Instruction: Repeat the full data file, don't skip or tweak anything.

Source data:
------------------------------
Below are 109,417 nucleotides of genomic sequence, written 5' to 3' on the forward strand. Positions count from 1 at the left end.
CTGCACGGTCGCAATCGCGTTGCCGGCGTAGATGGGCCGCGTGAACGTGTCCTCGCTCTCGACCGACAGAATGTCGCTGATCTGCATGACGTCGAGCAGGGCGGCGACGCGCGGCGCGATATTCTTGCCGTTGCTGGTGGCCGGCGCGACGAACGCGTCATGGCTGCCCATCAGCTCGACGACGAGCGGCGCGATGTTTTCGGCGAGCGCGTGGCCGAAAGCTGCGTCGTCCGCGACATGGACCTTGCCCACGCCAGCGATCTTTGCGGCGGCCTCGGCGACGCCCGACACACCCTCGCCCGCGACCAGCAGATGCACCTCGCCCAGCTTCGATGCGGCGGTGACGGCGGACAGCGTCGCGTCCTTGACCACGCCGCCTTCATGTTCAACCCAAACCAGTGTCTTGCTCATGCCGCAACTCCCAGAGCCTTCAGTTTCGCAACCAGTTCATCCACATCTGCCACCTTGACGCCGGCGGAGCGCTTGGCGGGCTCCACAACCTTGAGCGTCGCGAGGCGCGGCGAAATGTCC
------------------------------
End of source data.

Below are 109,417 nucleotides of genomic sequence, written 5' to 3' on the forward strand. Positions count from 1 at the left end.
CTGCACGGTCGCAATCGCGTTGCCGGCGTAGATGGGCCGCGTGAACGTGTCCTCGCTCTCGACCGACAGAATGTCGCTGATCTGCATGACGTCGAGCAGGGCGGCGACGCGCGGCGCGATATTCTTGCCGTTGCTGGTGGCCGGCGCGACGAACGCGTCATGGCTGCCCATCAGCTCGACGACGAGCGGCGCGATGTTTTCGGCGAGCGCGTGGCCGAAAGCTGCGTCGTCCGCGACATGGACCTTGCCCACGCCAGCGATCTTTGCGGCGGCCTCGGCGACGCCCGACACACCCTCGCCCGCGACCAGCAGATGCACCTCGCCCAGCTTCGATGCGGCGGTGACGGCGGACAGCGTCGCGTCCTTGACCACGCCGCCTTCATGTTCAACCCAAACCAGTGTCTTGCTCATGCCGCAACTCCCAGAGCCTTCAGTTTCGCAACCAGTTCATCCACATCTGCCACCTTGACGCCGGCGGAGCGCTTGGCGGGCTCCACAACCTTGAGCGTCGCGAGGCGCGGCGAAATGTCC